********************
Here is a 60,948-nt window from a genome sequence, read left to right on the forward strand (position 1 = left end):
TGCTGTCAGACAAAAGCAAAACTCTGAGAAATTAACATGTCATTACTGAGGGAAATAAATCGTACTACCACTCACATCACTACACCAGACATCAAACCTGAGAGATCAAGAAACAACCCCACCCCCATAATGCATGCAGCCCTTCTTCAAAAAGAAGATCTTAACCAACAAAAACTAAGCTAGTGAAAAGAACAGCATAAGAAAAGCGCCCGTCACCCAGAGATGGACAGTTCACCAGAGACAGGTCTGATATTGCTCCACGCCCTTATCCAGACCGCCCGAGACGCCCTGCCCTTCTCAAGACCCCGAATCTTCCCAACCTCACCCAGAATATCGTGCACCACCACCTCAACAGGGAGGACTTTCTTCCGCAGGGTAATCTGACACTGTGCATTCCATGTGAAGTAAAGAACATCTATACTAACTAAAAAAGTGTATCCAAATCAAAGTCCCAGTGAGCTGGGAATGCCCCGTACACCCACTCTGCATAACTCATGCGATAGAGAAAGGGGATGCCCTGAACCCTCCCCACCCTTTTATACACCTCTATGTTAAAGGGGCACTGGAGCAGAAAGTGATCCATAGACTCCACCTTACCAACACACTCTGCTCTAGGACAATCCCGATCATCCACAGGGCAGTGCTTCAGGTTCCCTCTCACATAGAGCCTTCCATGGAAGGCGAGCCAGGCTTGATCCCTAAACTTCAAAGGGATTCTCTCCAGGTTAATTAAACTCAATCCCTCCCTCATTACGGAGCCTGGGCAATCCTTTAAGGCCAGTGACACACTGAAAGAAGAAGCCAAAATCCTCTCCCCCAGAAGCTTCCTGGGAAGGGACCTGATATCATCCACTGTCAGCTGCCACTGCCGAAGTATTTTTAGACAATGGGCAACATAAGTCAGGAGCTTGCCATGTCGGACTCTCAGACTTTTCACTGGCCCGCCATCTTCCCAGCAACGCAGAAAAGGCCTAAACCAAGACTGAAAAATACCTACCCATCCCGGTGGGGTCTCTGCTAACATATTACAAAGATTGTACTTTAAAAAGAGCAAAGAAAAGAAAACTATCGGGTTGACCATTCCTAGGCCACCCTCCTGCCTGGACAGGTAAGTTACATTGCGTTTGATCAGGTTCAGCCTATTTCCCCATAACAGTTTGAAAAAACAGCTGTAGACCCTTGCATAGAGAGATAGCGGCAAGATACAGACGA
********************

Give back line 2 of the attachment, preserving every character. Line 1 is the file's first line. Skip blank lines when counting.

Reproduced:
TGCTGTCAGACAAAAGCAAAACTCTGAGAAATTAACATGTCATTACTGAGGGAAATAAATCGTACTACCACTCACATCACTACACCAGACATCAAACCTGAGAGATCAAGAAACAACCCCACCCCCATAATGCATGCAGCCCTTCTTCAAAAAGAAGATCTTAACCAACAAAAACTAAGCTAGTGAAAAGAACAGCATAAGAAAAGCGCCCGTCACCCAGAGATGGACAGTTCACCAGAGACAGGTCTGATATTGCTCCACGCCCTTATCCAGACCGCCCGAGACGCCCTGCCCTTCTCAAGACCCCGAATCTTCCCAACCTCACCCAGAATATCGTGCACCACCACCTCAACAGGGAGGACTTTCTTCCGCAGGGTAATCTGACACTGTGCATTCCATGTGAAGTAAAGAACATCTATACTAACTAAAAAAGTGTATCCAAATCAAAGTCCCAGTGAGCTGGGAATGCCCCGTACACCCACTCTGCATAACTCATGCGATAGAGAAAGGGGATGCCCTGAACCCTCCCCACCCTTTTATACACCTCTATGTTAAAGGGGCACTGGAGCAGAAAGTGATCCATAGACTCCACCTTACCAACACACTCTGCTCTAGGACAATCCCGATCATCCACAGGGCAGTGCTTCAGGTTCCCTCTCACATAGAGCCTTCCATGGAAGGCGAGCCAGGCTTGATCCCTAAACTTCAAAGGGATTCTCTCCAGGTTAATTAAACTCAATCCCTCCCTCATTACGGAGCCTGGGCAATCCTTTAAGGCCAGTGACACACTGAAAGAAGAAGCCAAAATCCTCTCCCCCAGAAGCTTCCTGGGAAGGGACCTGATATCATCCACTGTCAGCTGCCACTGCCGAAGTATTTTTAGACAATGGGCAACATAAGTCAGGAGCTTGCCATGTCGGACTCTCAGACTTTTCACTGGCCCGCCATCTTCCCAGCAACGCAGAAAAGGCCTAAACCAAGACTGAAAAATACCTACCCATCCCGGTGGGGTCTCTGCTAACATATTACAAAGATTGTACTTTAAAAAGAGCAAAGAAAAGAAAACTATCGGGTTGACCATTCCTAGGCCACCCTCCTGCCTGGACAGGTAAGTTACATTGCGTTTGATCAGGTTCAGCCTATTTCCCCATAACAGTTTGAAAAAACAGCTGTAGACCCTTGCATAGAGAGATAGCGGCAAGATACAGACGA